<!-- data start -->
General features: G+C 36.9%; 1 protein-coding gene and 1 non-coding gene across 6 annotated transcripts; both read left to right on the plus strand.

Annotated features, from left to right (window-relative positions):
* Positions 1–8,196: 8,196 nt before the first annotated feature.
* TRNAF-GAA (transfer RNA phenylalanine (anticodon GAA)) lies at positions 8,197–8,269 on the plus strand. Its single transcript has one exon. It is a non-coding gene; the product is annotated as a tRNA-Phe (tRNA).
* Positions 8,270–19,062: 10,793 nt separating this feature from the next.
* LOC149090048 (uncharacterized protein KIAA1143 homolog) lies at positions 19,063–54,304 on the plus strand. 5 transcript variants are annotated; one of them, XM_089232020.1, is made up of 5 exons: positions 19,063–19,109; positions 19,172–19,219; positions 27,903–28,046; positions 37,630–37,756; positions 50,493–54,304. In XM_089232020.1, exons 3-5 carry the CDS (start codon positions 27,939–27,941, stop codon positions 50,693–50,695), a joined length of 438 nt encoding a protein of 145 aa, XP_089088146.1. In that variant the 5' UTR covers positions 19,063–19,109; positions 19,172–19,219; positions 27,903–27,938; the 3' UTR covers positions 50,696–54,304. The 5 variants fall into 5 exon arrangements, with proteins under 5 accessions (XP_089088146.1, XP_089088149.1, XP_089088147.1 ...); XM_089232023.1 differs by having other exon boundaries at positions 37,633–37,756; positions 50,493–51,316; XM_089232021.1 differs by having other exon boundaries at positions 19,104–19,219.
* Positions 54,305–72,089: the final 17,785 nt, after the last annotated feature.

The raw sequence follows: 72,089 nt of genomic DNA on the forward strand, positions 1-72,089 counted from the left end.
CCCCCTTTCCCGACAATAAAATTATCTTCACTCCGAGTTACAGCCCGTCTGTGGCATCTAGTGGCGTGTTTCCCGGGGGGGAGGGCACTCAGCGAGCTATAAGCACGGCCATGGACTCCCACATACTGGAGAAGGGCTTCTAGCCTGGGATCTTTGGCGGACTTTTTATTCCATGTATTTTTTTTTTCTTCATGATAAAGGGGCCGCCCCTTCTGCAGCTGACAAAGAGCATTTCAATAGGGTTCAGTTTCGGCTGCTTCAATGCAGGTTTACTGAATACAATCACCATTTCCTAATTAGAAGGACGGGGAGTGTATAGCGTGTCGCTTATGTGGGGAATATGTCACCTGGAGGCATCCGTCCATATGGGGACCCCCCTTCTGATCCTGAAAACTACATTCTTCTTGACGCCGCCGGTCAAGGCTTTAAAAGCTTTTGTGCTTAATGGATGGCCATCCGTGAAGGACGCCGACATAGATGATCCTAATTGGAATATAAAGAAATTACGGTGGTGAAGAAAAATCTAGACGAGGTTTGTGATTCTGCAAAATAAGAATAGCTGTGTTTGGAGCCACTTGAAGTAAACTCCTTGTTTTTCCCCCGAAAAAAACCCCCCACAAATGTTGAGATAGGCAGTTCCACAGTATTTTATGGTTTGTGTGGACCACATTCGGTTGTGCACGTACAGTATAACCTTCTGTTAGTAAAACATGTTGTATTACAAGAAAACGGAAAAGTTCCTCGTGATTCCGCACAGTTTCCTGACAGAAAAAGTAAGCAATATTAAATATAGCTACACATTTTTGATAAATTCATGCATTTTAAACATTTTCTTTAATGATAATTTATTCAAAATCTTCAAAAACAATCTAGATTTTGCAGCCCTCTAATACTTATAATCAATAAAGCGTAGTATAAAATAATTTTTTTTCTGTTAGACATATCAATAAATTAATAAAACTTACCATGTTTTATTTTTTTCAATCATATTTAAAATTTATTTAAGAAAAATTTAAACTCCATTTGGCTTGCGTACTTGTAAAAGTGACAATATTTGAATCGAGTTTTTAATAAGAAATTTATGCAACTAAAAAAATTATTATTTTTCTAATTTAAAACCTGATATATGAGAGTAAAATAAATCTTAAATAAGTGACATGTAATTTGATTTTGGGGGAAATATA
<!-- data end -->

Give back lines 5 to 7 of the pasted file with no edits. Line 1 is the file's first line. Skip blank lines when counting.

* Positions 8,270–19,062: 10,793 nt separating this feature from the next.
* LOC149090048 (uncharacterized protein KIAA1143 homolog) lies at positions 19,063–54,304 on the plus strand. 5 transcript variants are annotated; one of them, XM_089232020.1, is made up of 5 exons: positions 19,063–19,109; positions 19,172–19,219; positions 27,903–28,046; positions 37,630–37,756; positions 50,493–54,304. In XM_089232020.1, exons 3-5 carry the CDS (start codon positions 27,939–27,941, stop codon positions 50,693–50,695), a joined length of 438 nt encoding a protein of 145 aa, XP_089088146.1. In that variant the 5' UTR covers positions 19,063–19,109; positions 19,172–19,219; positions 27,903–27,938; the 3' UTR covers positions 50,696–54,304. The 5 variants fall into 5 exon arrangements, with proteins under 5 accessions (XP_089088146.1, XP_089088149.1, XP_089088147.1 ...); XM_089232023.1 differs by having other exon boundaries at positions 37,633–37,756; positions 50,493–51,316; XM_089232021.1 differs by having other exon boundaries at positions 19,104–19,219.
* Positions 54,305–72,089: the final 17,785 nt, after the last annotated feature.